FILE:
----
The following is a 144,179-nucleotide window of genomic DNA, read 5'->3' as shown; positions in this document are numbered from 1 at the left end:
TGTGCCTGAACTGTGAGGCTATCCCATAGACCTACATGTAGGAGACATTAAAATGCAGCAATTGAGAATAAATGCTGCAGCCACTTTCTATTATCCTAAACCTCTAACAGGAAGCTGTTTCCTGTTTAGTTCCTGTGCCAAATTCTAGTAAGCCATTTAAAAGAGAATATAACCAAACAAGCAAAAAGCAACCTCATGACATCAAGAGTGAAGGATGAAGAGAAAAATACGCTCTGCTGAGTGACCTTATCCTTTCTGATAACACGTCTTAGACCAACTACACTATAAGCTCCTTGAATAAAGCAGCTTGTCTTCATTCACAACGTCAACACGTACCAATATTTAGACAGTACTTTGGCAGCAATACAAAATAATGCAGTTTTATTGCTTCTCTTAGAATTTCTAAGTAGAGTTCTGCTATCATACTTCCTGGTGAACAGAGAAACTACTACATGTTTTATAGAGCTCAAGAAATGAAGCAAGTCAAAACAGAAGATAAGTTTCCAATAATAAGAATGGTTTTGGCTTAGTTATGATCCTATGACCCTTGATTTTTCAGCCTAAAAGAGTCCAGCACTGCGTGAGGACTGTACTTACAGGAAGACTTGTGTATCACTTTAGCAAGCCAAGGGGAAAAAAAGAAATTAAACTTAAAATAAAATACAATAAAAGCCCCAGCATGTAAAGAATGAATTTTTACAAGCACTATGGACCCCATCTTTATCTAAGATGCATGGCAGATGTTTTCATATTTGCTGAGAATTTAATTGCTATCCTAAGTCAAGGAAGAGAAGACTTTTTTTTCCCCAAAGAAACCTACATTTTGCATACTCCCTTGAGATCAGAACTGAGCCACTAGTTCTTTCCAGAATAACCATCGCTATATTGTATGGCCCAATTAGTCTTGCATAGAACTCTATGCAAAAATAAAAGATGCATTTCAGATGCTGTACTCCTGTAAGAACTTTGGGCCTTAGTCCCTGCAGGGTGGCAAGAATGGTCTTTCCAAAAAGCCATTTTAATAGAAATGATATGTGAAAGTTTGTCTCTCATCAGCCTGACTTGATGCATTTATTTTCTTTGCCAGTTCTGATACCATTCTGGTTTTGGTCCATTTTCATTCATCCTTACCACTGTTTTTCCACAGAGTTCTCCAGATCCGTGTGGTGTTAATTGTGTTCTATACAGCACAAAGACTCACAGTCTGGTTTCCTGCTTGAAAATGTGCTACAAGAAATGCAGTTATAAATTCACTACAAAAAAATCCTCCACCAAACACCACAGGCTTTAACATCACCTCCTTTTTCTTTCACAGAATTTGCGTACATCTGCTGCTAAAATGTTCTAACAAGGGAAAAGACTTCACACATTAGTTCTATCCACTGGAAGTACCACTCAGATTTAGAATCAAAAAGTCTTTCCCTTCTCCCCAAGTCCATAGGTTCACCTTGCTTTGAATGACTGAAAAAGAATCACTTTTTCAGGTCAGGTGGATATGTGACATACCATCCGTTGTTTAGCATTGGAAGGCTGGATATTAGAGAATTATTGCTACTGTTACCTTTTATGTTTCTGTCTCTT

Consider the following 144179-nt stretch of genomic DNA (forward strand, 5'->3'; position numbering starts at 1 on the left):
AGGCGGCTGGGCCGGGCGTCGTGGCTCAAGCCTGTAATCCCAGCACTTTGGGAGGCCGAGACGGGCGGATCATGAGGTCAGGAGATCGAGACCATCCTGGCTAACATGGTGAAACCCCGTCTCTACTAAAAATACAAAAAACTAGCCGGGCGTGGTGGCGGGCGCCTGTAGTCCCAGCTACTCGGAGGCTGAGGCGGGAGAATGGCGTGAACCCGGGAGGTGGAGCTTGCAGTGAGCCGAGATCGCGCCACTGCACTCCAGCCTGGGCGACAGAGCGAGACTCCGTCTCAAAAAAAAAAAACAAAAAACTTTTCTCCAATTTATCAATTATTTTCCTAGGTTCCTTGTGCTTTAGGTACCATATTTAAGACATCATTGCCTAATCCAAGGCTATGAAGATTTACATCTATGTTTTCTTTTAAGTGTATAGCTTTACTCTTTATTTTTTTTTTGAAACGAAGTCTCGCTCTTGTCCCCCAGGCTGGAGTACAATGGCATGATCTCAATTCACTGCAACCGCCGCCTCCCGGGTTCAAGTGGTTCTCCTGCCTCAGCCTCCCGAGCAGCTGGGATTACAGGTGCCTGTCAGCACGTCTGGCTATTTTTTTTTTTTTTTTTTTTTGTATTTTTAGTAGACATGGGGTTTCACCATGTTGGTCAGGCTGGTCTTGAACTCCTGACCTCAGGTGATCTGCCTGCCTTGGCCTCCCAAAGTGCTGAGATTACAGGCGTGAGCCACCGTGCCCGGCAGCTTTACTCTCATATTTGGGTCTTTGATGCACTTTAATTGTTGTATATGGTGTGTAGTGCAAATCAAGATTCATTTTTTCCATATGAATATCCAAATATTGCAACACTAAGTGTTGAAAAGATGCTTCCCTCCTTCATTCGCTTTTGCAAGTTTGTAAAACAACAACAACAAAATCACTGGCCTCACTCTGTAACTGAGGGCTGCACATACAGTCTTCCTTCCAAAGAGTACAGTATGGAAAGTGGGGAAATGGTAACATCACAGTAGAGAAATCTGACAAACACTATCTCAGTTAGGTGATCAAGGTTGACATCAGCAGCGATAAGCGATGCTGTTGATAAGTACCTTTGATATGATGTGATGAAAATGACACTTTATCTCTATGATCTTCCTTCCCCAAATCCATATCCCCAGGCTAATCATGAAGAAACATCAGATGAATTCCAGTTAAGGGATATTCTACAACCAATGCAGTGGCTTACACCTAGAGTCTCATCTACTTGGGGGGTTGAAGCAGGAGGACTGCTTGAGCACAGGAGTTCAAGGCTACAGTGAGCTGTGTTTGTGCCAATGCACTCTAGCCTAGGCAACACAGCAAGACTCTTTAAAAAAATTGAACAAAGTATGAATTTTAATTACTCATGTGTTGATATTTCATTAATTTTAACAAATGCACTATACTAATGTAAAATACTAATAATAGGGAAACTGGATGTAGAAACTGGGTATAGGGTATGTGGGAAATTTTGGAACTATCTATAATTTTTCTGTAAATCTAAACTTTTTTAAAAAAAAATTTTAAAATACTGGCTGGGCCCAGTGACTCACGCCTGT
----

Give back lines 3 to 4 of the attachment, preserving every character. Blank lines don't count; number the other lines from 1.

Consider the following 144179-nt stretch of genomic DNA (forward strand, 5'->3'; position numbering starts at 1 on the left):
AGGCGGCTGGGCCGGGCGTCGTGGCTCAAGCCTGTAATCCCAGCACTTTGGGAGGCCGAGACGGGCGGATCATGAGGTCAGGAGATCGAGACCATCCTGGCTAACATGGTGAAACCCCGTCTCTACTAAAAATACAAAAAACTAGCCGGGCGTGGTGGCGGGCGCCTGTAGTCCCAGCTACTCGGAGGCTGAGGCGGGAGAATGGCGTGAACCCGGGAGGTGGAGCTTGCAGTGAGCCGAGATCGCGCCACTGCACTCCAGCCTGGGCGACAGAGCGAGACTCCGTCTCAAAAAAAAAAAACAAAAAACTTTTCTCCAATTTATCAATTATTTTCCTAGGTTCCTTGTGCTTTAGGTACCATATTTAAGACATCATTGCCTAATCCAAGGCTATGAAGATTTACATCTATGTTTTCTTTTAAGTGTATAGCTTTACTCTTTATTTTTTTTTTGAAACGAAGTCTCGCTCTTGTCCCCCAGGCTGGAGTACAATGGCATGATCTCAATTCACTGCAACCGCCGCCTCCCGGGTTCAAGTGGTTCTCCTGCCTCAGCCTCCCGAGCAGCTGGGATTACAGGTGCCTGTCAGCACGTCTGGCTATTTTTTTTTTTTTTTTTTTTTGTATTTTTAGTAGACATGGGGTTTCACCATGTTGGTCAGGCTGGTCTTGAACTCCTGACCTCAGGTGATCTGCCTGCCTTGGCCTCCCAAAGTGCTGAGATTACAGGCGTGAGCCACCGTGCCCGGCAGCTTTACTCTCATATTTGGGTCTTTGATGCACTTTAATTGTTGTATATGGTGTGTAGTGCAAATCAAGATTCATTTTTTCCATATGAATATCCAAATATTGCAACACTAAGTGTTGAAAAGATGCTTCCCTCCTTCATTCGCTTTTGCAAGTTTGTAAAACAACAACAACAAAATCACTGGCCTCACTCTGTAACTGAGGGCTGCACATACAGTCTTCCTTCCAAAGAGTACAGTATGGAAAGTGGGGAAATGGTAACATCACAGTAGAGAAATCTGACAAACACTATCTCAGTTAGGTGATCAAGGTTGACATCAGCAGCGATAAGCGATGCTGTTGATAAGTACCTTTGATATGATGTGATGAAAATGACACTTTATCTCTATGATCTTCCTTCCCCAAATCCATATCCCCAGGCTAATCATGAAGAAACATCAGATGAATTCCAGTTAAGGGATATTCTACAACCAATGCAGTGGCTTACACCTAGAGTCTCATCTACTTGGGGGGTTGAAGCAGGAGGACTGCTTGAGCACAGGAGTTCAAGGCTACAGTGAGCTGTGTTTGTGCCAATGCACTCTAGCCTAGGCAACACAGCAAGACTCTTTAAAAAAATTGAACAAAGTATGAATTTTAATTACTCATGTGTTGATATTTCATTAATTTTAACAAATGCACTATACTAATGTAAAATACTAATAATAGGGAAACTGGATGTAGAAACTGGGTATAGGGTATGTGGGAAATTTTGGAACTATCTATAATTTTTCTGTAAATCTAAACTTTTTTAAAAAAAAATTTTAAAATACTGGCTGGGCCCAGTGACTCACGCCTGT